Topics

Blog archive

Recent comments

DO WHAT YOU LOVE, LOVE WHAT YOU DO
Most people live their life as reaction to events that happen around them, and very few create events and define how they will live their Lives...
ideas group blog
Friday, December 10, 2010

Part 1

Does your heart pounds, your hands shake, your forehead sweats, your mouth goes dry and your stomach feels like a blender on high speed every time you are about to speak or present to a group?

Well the good news is that you are in the majority, and that almost everybody shows the same symptoms when they are asked to speak or present to a large group. Even the most experienced speakers still feel stage fright at times.

The other good news is that with simple techniques you can use stage fright to your advantage.

Below are 5 tips extracted from our stage fright section of our “Public Speaking and Presentation Skills” workshop:

1. Realize how your audience really feels
Although presenting or speaking seems like a test in front of a jury, however almost every audience wants you to succeed for the simple reason that you might have the knowledge/information they want. Try to remember the last time you were a member of the audience and the speaker does a small mistake; we all empathise with the speaker.

Another known fact is that the audience does not know you are afraid. All you have to do is treat the audience members like individuals or maybe like your best friends.

2. Visualize success
Just imagine yourself performing a task successfully. Apply visualizing techniques to your speech. Imagine yourself giving your talk. Your voice fills the room with wisdom. People in the audience hang on every word you say. They give you a standing ovation and rush to the stage to ask you private questions.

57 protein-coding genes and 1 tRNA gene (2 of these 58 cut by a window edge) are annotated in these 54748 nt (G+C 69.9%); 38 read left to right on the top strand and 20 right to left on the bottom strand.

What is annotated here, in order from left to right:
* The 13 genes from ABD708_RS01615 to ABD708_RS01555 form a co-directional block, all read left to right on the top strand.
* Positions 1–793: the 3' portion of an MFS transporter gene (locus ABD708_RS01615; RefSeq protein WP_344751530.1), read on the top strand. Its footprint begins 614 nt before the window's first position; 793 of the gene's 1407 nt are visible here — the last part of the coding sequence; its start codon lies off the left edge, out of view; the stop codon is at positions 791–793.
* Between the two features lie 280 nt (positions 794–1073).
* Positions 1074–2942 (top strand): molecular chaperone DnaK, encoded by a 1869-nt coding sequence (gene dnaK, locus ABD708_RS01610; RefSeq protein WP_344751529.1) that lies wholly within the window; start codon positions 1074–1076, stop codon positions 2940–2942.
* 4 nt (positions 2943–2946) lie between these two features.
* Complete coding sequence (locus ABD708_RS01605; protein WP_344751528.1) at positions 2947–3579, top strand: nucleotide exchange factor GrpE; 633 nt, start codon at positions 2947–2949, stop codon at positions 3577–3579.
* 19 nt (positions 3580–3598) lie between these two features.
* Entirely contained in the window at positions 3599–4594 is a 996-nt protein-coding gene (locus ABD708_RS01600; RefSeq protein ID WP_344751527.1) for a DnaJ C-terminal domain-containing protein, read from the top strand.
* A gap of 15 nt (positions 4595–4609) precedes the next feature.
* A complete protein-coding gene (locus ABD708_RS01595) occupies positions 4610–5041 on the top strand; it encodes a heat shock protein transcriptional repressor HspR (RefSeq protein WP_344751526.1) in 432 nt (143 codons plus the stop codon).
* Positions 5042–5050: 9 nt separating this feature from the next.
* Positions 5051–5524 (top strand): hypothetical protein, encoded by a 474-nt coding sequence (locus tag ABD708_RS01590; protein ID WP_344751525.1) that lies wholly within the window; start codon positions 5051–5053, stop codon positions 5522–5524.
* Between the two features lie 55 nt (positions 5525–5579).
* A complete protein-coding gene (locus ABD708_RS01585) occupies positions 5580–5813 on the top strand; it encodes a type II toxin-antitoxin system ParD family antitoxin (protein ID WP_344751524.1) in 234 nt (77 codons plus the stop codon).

3. Change your physical state so that you affect your mental state
The below exercises will release most of the tension you might have before giving your speech.

  • Breathe: Take a deep breath. Hold it. Hold it. Now let it out slowly. Do it again
  • Stretch: Head rolls - turn head from side to side, arm lifts - stretch your right arm up into the air as far as it will go. Hold it a few seconds. Bring it back to your side. Now stretch your left arm. Keep repeating the exercise.
  • Jaw breakers: Open your mouth as wide as possible, and then close your mouth. This exercise helps relieve tension in the jaw.
  • Move around: Climb some stairs have a small walk, however be careful not to do it abruptly as you don't want any members of the audience to notice you.

4. PPP- Practice Practice and Practice
Steve Jobs might seem like a natural speaker, however the fact is, that he spends a lot of time practicing his speech prior to any event; and that is why he seems natural.
Stage fright appears at the very beginning and at the very end of your act, so write out your introduction and conclusion and practice it until you have it down cold, because if you do so you’ll reduce your anxiety. Anticipate problems and prepare solutions – for example, whenever you stumble over a tongue-twisting name or phrase, you can have an all-purpose recovery line ready, “let me try that again – in English.”

5. Arrive early
The fear of the unknown probably produces more anxiety than any other cause. Until you get to the site where you’re speaking you face a lot of unknowns/questions. Is the room set up correctly? Did they remember to give you an overhead projector? You can get the answers simply by going to the room, so do it early. Arriving early will also give you the chance to practice your speech on location for a last time and thus familiarising your self with the speaking environment and thus aiding your visualisation process.

Camil El Khoury